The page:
Facebook accused of censorship for deleting photos about the Vietnam war

The largest Norwegian newspaper Aftenposten has accused Facebook of censorship and abuse of power” after the social network deleted from from the page of the publication of the famous photo of the Vietnam war, which depicts a Nude girl, the victim of the use of Napalm.

The main Aftenposten editor, Espen Egil Hansen, sent the head of Facebook Mark Zuckerberg’s open letter in which he wrote that the company’s actions constitute interference in the editorial policy of the publication. In response to the scandal, the Minister of culture of Norway Linda Helleland called for a meeting between the editors of the Norwegian publications and representatives from Facebook to discuss freedom of speech, writes the Financial Times.

As explained in a letter to Hansen, the conflict arose after Aftenposten published an article dedicated to photos that have changed the course of the war. The material was, in particular, illustrated by a photograph taken in 1972 by Nick Atom, which received the Pulitzer prize.

According to Hansen, he received a letter of representation of Facebook in Hamburg with the request to remove the photo from the page publications in the social network, as it violated the ban on publishing images of Nude children. Then, without waiting for the reaction of the publication, wrote its chief editor, the social network removed the post with the photo, and then a few posts with criticism written by the author of the article, which eventually banned the use of social media within days for violating its rules.

“The rights and duties that have all the editors in the world, should not depend on algorithms invented in your office in California. Editors can’t live with you, mark, as editor-in-chief,” wrote Hansen in an appeal to Zuckerberg.

The representative of Facebook said that the social network recognize this iconic photo, but difficult to distinguish, in some cases, photos of Nude children can be published and which not. The company said that photos of Nude children are not automatically removed, and the decision of the group compliance with the community standards, which employees are working worldwide, in response to user complaints.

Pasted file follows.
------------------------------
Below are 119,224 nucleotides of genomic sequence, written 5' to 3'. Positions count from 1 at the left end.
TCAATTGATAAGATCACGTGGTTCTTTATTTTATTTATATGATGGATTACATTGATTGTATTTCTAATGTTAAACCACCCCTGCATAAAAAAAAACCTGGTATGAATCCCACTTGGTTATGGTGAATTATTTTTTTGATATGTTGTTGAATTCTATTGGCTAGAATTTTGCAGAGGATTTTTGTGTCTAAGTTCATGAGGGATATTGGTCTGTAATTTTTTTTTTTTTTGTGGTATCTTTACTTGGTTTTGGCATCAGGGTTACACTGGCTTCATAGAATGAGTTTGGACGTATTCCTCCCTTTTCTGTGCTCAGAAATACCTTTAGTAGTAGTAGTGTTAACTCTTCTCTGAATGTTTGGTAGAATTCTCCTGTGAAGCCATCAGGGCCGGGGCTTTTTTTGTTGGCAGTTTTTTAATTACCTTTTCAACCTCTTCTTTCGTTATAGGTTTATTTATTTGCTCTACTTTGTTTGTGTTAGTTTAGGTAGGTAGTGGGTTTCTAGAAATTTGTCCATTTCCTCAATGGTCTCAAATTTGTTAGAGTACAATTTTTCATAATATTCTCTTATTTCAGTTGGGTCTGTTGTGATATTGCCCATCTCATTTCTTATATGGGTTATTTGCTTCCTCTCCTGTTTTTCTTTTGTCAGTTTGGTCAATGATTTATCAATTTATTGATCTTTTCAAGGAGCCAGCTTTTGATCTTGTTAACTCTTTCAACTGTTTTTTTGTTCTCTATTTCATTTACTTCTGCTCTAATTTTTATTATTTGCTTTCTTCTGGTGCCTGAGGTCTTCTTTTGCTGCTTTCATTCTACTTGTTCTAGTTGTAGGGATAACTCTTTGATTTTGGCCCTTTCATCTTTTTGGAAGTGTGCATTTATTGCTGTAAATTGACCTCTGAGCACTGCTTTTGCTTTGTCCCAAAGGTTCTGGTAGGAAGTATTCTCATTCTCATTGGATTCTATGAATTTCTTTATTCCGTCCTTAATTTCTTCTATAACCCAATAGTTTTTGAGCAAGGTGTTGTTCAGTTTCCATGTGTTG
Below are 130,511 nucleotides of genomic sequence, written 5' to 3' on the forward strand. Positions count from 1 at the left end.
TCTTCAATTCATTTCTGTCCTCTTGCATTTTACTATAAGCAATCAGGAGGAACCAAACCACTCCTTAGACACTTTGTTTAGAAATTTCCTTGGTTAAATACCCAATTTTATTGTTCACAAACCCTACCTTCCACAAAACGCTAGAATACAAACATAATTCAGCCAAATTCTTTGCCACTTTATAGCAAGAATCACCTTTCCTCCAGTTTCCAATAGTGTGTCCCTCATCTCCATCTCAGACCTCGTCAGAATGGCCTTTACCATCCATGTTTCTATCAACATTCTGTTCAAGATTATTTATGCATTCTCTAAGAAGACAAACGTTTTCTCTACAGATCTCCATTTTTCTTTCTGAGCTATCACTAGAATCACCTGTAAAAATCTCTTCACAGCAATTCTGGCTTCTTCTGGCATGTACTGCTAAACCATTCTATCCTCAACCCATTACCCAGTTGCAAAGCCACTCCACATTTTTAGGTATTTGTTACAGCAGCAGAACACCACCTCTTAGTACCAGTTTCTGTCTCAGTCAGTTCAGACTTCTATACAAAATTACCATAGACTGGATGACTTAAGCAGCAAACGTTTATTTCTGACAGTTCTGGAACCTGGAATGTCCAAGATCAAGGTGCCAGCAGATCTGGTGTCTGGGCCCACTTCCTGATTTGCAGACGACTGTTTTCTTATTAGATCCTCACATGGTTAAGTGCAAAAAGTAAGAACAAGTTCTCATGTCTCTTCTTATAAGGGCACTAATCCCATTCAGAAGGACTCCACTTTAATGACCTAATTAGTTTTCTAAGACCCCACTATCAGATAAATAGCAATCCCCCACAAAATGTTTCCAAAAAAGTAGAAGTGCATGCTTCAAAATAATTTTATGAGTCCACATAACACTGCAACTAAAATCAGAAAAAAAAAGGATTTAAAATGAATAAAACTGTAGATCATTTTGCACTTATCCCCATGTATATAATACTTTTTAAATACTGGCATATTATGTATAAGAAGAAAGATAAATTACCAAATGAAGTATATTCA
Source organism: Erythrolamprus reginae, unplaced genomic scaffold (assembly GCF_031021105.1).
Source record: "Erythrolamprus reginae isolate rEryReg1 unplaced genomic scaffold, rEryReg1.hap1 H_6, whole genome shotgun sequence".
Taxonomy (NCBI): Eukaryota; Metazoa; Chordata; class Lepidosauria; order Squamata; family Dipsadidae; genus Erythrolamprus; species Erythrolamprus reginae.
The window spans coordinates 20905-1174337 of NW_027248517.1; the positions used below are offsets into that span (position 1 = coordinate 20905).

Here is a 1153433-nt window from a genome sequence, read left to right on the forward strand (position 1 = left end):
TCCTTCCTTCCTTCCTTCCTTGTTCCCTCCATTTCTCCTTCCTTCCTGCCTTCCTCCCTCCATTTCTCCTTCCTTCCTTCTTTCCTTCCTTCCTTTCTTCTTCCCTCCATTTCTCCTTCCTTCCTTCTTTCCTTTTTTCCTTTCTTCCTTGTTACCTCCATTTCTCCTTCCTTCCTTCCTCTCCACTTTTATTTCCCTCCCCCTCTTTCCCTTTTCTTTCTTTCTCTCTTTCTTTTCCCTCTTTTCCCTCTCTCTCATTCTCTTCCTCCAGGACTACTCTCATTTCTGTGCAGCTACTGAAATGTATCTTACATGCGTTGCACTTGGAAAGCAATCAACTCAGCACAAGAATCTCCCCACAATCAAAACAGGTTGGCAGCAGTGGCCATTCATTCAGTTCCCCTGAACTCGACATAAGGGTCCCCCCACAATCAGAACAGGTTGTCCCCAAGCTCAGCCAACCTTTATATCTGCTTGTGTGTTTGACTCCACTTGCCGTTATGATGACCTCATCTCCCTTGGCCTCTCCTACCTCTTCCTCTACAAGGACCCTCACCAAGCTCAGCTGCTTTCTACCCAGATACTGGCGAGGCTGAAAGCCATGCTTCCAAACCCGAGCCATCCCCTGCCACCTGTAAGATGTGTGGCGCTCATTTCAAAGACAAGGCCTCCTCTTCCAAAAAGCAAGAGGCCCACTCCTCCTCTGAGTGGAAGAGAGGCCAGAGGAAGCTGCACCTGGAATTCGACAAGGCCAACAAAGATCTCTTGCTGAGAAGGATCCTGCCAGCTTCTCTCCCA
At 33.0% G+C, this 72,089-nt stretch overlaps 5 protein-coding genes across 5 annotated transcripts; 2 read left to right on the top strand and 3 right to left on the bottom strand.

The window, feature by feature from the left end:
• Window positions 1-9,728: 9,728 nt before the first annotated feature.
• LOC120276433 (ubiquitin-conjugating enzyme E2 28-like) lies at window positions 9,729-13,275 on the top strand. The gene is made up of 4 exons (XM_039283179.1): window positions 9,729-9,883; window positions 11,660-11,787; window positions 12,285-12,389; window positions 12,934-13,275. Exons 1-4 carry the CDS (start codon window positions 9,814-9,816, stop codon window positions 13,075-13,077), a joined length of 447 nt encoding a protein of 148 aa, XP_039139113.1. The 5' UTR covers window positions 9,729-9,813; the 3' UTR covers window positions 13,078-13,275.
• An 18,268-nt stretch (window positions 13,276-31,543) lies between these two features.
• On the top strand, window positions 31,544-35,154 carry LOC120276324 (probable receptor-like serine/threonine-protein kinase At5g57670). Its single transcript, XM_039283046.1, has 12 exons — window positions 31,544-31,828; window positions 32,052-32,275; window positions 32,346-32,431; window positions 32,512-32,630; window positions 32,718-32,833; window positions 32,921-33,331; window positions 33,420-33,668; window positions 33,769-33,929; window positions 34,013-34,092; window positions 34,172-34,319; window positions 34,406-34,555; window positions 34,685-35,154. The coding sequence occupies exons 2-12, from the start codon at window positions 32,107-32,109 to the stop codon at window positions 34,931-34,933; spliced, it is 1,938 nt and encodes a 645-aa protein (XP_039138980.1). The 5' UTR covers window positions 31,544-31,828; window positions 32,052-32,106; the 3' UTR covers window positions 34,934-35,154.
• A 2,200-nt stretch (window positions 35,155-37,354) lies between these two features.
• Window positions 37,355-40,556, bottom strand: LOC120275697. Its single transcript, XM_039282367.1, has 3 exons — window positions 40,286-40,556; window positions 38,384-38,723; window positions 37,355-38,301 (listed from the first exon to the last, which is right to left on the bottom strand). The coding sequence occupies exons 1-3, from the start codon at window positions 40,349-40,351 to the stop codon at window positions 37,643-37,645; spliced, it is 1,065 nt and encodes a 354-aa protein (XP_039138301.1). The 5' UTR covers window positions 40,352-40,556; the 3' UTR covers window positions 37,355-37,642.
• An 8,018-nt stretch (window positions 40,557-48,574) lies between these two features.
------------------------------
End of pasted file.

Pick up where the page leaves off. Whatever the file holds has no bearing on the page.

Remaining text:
Action Facebook has caused rallies of support on the part of the Norwegians, who began to publish the photo in social networks. Also received Prime Minister Erna Solberg, writing that Facebook is doing wrong, doing the censorship. FT said that as of Friday morning the visit of the Norwegian Prime Minister was not subject to censorship, but by 15:00 GMT the naked girl was locked in a black rectangle.

The Norwegian press Association called the Norwegian petroleum Fund, which is the world’s largest sovereign wealth Fund, to assess the ethics of actions of Facebook, writes the FT. The newspaper reminds that the Fund has got rid of investments in companies that it suspected of violation of human rights, as happened with Walmart in 2006. Norway’s oil Fund owns a 0.5% stake in Facebook, worth an estimated $2 billion.

In may, Facebook has faced accusations of censorship in the United States. The company was suspected of selective approach to the publication of opinions of conservative politicians. In August, the social network announced that instead of the editors a list of the most relevant topics for the news feed will select a special algorithm.

Facebook is the largest social network in the world and employs more than 1.7 billion active subscribers who use it at least once per month. According to research by the Pew Foundation, 44% of American adults Facebook is the main source of news.